- The issue divides unions and environmentalists -- both traditional Democratic supporters
- Changing the pipeline route through Nebraska brings further environmental review
- Supporters cite increased oil supplies from an ally and jobs created
- Critics oppose the environmental risks and continued fossil fuel dependency
From the beginning, the Keystone XL oil pipeline project presented President Barack Obama with a choice certain to anger part of his political base.
Now at the center of a political showdown over extending the payroll tax cut, the pipeline that would run from northern Alberta in Canada to the Gulf Coast of Texas is supported by unions eager to get their members working on construction jobs under the project.
However, environmentalists oppose how the pipeline bolsters U.S. reliance on oil -- in this case a kind that results in more greenhouse gas emissions during production -- as well as the potential impact on natural resources.
Facing strong pressure from both traditionally Democratic groups, Obama indicated in early November he might play a personal role in the decision, which is to be made by the State Department because it involves a cross-border project.
A few days later, though, it was the State Department that announced on November 10 it would delay the decision until 2013 -- well after next year's presidential election.
The announcement prompted angry accusations by Republicans that Obama was putting off the politically troublesome issue until after his re-election bid.
As strong proponents of the oil industry, Republican leaders have now written a provision requiring a decision on the pipeline within 60 days and attached it to a bill that also would extend the payroll tax cut set to expire at the end of the year.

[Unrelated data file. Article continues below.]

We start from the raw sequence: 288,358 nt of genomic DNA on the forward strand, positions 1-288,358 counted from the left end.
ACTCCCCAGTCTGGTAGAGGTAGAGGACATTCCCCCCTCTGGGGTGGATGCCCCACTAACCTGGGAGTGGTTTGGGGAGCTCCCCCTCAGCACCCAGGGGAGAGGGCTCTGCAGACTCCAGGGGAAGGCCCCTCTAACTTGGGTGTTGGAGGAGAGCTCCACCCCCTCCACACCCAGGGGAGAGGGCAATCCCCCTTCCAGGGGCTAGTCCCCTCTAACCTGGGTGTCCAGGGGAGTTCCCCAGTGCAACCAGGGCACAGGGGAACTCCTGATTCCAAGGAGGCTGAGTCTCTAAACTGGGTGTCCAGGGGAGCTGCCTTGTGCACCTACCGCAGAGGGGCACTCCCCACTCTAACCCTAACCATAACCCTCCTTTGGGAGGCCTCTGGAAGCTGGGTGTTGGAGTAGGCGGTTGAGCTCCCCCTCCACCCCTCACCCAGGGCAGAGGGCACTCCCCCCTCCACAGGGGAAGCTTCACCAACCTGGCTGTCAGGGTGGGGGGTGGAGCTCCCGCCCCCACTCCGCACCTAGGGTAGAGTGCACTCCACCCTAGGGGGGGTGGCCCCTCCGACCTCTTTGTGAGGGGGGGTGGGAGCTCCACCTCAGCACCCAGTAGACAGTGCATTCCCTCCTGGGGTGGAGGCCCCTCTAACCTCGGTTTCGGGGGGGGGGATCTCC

The House approved the proposal Tuesday on a vote largely on party lines, but the Democratic-controlled Senate is expected to reject the measure.
Obama threatened Tuesday to veto the GOP bill if it reaches his desk, and the State Department warned that forcing such a hasty decision would doom the project's chances for approval.
One reason is a required environmental review under a Nebraska law signed last month that altered the pipeline's route through the state to avoid the Sand Hills region and Ogallala Aquifer, which environmentalists feared would come under threat.
The assessment by the Nebraska Department of Environmental Quality will take an estimated six to nine months to complete, spokesman Brian McManus told CNN on Tuesday.
While the review, being handled by HDR Engineering of Omaha, will focus on the altered pipeline route in Nebraska, McManus was unable to say if construction work on the project could begin before its completion.
Pipeline supporters, including many in the business community, the construction trades and nearly everyone in the oil industry, argue the United States could use the 700,000 barrels a day the pipeline would carry.
They also point to new jobs, but figures vary on how many would be created and for how long. House Speaker John Boehner said delaying the project could cost more than 20,000 new jobs, while the State Department puts the number of jobs created by the project at 6,000.
One study from Cornell said the pipeline could actually cost jobs by hurting the development of alternative energy and allowing for the export of oil from the Midwest, driving up the cost of gasoline in that region.
TransCanada, the company that wants to build the $7 billion pipeline, has already bought $1.7 billion worth of steel pipe for the 1,700-mile pipeline from Canada's oil sands region to refineries on the U.S. Gulf Coast.
Many of the world's biggest oil companies, including ExxonMobil, Royal Dutch Shell and BP, have been ramping up production from the oil sands and need a way to get it out.
Environmentalists opposed both the risk of spills and the resulting U.S. dependency on oil sands, a particularly dirty form of oil mixed with tar sand that requires from 5% to 30% more greenhouse gas emissions to produce than conventional crude.
There are also concerns that oil sands developments -- many of which look like giant open-pit strip mines -- decimate forests and pollute rivers and streams.
An inspired public protest campaign last month preceded the Obama administration's decision to delay its decision. On November 6, thousands of demonstrators surrounded the White House to call for Obama to reject the project.
After the State Department announcement four days later that it would delay its decision, actor/director and environmental activist Robert Redford publicly thanked Obama for withstanding pressure from "big oil" to approve the pipeline.
"President Obama didn't cave to the pressure," Redford said. "He weighed the facts and he looked at the kind of future he promised when he ran for president."